In the weeks leading up to the release of the redesigned Snapchat for users in the United States the company announced that users will be able to share Snapchat content outside of the app, a Snap Inc. spokesperson told International Business Times.
If you had a sudden inkling to share the events of last night on the town with your parents, for example (although we've no idea why you would), the new feature doesn't work like that.
The popular photo-sharing app is testing out a new feature that alerts the person you're screenshotting that you not-so-subtly just creeped on their story.
The feature will begin rolling out to Snapchat users now on the redesigned app on Wednesday, which is now available in countries including Australia and Canada (not yet in the U.S.).
Word of Snap's move to open up Snapchat Stories on the web leaked in late December.
Founded in 2011, Snapchat has grown to become one of the world's most popular social media apps - particularly among teenage social media users.
The change also comes after the app's redesigned UI came under pressure from users. You will be able to share your stories via text messages, iMessages, email, etc., by grabbing the URL. Giving users tools to help identify who's harassing or potentially preying on them is the step in the right direction to curb creepy social media activity. Interestingly, the company has also added that monetization of the stories is also being considered.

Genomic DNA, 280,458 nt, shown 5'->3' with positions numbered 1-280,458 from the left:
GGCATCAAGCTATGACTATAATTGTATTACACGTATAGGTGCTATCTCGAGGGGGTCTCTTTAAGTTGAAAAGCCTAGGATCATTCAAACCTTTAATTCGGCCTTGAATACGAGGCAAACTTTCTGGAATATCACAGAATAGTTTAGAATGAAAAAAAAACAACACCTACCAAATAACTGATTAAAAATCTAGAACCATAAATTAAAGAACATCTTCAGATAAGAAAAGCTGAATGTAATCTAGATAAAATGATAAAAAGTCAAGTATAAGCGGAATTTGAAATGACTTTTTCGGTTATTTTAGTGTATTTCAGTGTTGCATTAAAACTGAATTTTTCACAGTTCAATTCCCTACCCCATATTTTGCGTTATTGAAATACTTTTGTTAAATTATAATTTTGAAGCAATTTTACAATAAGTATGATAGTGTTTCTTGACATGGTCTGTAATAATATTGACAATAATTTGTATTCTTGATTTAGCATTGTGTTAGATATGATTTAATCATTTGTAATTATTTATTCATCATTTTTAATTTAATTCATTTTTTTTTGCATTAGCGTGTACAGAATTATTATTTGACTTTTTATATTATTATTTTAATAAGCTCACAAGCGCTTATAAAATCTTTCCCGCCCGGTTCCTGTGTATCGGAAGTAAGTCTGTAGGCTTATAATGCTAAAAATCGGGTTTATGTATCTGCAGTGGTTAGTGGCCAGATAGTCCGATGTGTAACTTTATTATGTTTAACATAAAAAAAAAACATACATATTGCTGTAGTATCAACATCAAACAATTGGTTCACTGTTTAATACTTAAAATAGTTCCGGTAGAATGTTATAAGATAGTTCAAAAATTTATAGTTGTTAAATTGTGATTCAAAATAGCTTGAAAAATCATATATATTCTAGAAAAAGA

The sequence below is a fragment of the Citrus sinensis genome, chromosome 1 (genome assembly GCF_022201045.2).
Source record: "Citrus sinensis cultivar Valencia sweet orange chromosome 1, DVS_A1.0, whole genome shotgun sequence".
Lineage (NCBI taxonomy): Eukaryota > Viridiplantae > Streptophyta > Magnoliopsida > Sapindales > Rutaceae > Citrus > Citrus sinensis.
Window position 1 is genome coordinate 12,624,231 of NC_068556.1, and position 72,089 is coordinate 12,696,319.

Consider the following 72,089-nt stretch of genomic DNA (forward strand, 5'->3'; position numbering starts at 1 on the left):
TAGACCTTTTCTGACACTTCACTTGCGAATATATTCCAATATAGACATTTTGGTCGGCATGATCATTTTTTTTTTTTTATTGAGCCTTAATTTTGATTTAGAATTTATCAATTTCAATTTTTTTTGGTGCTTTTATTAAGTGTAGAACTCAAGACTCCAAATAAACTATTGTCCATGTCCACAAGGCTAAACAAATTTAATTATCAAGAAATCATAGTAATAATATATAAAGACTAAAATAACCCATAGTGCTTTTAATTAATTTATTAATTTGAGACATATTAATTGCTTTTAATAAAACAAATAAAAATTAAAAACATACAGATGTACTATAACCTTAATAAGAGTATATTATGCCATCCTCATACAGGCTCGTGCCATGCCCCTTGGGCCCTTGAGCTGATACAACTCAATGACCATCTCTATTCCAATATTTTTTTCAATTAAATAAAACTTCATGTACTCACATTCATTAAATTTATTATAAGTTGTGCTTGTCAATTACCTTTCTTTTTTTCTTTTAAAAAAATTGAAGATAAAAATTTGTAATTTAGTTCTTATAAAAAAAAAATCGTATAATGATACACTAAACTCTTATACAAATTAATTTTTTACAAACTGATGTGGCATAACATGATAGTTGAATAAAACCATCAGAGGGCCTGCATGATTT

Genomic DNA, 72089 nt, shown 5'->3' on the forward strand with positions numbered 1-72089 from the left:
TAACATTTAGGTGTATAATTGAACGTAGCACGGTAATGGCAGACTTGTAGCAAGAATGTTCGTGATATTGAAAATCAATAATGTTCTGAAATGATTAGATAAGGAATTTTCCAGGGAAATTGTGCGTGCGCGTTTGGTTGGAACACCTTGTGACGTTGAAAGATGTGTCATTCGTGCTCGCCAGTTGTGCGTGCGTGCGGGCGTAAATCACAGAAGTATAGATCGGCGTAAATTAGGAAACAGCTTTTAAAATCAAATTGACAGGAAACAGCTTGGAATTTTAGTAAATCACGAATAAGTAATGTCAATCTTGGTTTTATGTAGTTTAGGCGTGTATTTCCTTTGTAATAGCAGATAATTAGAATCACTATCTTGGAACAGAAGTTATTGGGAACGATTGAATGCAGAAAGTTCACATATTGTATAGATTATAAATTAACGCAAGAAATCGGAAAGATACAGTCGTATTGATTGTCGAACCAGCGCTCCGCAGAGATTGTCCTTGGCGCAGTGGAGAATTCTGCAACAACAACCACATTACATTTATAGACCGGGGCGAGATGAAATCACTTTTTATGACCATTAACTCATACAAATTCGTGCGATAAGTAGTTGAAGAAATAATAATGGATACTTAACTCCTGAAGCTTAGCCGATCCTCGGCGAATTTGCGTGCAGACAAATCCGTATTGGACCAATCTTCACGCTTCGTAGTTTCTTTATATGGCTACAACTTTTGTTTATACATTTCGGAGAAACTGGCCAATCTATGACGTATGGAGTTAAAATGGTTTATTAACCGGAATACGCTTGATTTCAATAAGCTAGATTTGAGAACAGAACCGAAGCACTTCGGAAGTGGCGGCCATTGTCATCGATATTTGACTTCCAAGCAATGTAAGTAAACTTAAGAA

Official Stories will be available outside of Snapchat for 24 hours. The company, which reported lower-than-expected 178 million daily active users in the third quarter ended September 30, has been trying to attract new users and rolling out features, aiming to increase the time users spend on the app. An emoji will also appear next to their name, so you know they're the real deal.